Most Romance languages and some Nordic languages also have two main pronunciations for , hard and soft. While the soft value of varies in different Romance languages ( in French and Portuguese, in Catalan language
, in Italian and Romanian, and in most dialects of Spanish), in all except Romanian and Italian, soft has the same pronunciation as the .
In Italian and Romanian, is used to represent before front vowels where would otherwise represent a soft value. In Italian and French, is used to represent the palatal nasal , a sound somewhat similar to the in English canyon. In Italian, the trigraph , when appearing before a vowel or as the article and pronoun , represents the palatal lateral approximant .
Other languages typically use to represent regardless of position.
Amongst European languages Czech language, Dutch language and Finnish language are an exception as they do not have in their native words. In Dutch language represents a voiced velar fricative instead, a sound that does not occur in modern English, but there is a dialectal variation: many Netherlandic dialects use a voiceless fricative ( or ) instead, and in southern dialects it may be palatal . Nevertheless, word-finally it is always voiceless in all dialects, including the standard Dutch of Belgium and the Netherlands. On the other hand, some dialects (like Amelands), may have a phonemic .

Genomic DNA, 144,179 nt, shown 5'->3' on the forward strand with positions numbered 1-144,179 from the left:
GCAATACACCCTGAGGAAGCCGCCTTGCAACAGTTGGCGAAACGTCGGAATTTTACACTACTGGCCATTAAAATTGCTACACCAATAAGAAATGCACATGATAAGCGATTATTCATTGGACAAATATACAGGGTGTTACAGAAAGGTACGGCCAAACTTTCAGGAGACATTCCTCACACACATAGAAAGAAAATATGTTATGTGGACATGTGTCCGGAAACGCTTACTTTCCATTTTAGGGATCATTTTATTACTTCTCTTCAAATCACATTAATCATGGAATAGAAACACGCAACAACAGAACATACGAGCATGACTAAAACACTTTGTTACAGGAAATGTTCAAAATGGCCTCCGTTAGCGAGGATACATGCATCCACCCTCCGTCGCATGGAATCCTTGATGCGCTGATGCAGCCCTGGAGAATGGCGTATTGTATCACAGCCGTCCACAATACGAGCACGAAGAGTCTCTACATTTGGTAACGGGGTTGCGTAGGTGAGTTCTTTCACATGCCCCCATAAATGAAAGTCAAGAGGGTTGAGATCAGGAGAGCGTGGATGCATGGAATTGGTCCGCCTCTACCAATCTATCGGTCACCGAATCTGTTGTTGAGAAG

Faroese language uses to represent , in addition to , and also uses it to indicate a semivowel.
In Maori (Maori Language), is used in the digraph which represents the velar nasal and is pronounced like the in singer.
In older Czech language and Slovak language orthographies, was used to represent , while was written as ( with caron).
Ancestors, descendants and siblings
𐤂 : Semitic letter Gimel, from which the following symbols originally derive
C c : Latin letter C, from which G derives
Γ γ : Greek alphabet letter Gamma, from which C derives in turn
ɡ: Latin letter script small G
ᶢ : Modifier letter small script g is used for phonetic transcription
ᵷ : Turned g
Г г : Cyrillic letter Ge
Ȝ ȝ : Latin letter Yogh
Ɣ ɣ : Latin letter Gamma
Ᵹ ᵹ : Insular g
Ꝿ ꝿ : Turned insular g
ɢ : Latin letter small capital G, used in the International Phonetic Alphabet to represent a voiced uvular stop
ʛ : Latin letter small capital G with hook, used in the International Phonetic Alphabet to represent a voiced uvular implosive
ᴳ ᵍ : Modifier letters are used in the Uralic Phonetic Alphabet
ꬶ : Used for the Teuthonista phonetic transcription system
G with : Ǵ ǵ Ǥ ǥ Ĝ ĝ Ǧ ǧ Ğ ğ Cedilla Ɠ ɠ Ġ ġ Ḡ ḡ Ꞡ ꞡ ᶃ
Ligatures and abbreviations